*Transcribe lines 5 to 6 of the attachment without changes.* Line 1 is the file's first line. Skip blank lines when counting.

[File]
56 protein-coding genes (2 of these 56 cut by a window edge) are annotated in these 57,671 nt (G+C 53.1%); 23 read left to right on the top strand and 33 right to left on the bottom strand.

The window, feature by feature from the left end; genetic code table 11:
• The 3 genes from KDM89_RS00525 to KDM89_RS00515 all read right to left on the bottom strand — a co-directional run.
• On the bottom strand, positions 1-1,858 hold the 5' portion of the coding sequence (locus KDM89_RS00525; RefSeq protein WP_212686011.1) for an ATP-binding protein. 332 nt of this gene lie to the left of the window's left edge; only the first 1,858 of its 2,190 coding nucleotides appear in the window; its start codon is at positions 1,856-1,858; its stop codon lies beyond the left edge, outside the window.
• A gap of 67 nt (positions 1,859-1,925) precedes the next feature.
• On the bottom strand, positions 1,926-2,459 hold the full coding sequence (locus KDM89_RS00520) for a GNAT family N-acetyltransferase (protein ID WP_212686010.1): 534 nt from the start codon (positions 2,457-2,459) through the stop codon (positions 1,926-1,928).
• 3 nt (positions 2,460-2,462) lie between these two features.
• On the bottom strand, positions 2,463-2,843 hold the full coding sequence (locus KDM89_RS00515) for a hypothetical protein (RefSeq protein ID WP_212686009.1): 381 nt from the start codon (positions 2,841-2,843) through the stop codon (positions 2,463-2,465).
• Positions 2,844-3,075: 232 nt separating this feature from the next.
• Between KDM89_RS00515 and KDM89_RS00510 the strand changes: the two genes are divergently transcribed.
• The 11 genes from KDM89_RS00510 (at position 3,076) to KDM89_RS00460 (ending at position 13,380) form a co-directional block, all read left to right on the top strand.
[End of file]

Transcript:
• A gap of 67 nt (positions 1,859-1,925) precedes the next feature.
• On the bottom strand, positions 1,926-2,459 hold the full coding sequence (locus KDM89_RS00520) for a GNAT family N-acetyltransferase (protein ID WP_212686010.1): 534 nt from the start codon (positions 2,457-2,459) through the stop codon (positions 1,926-1,928).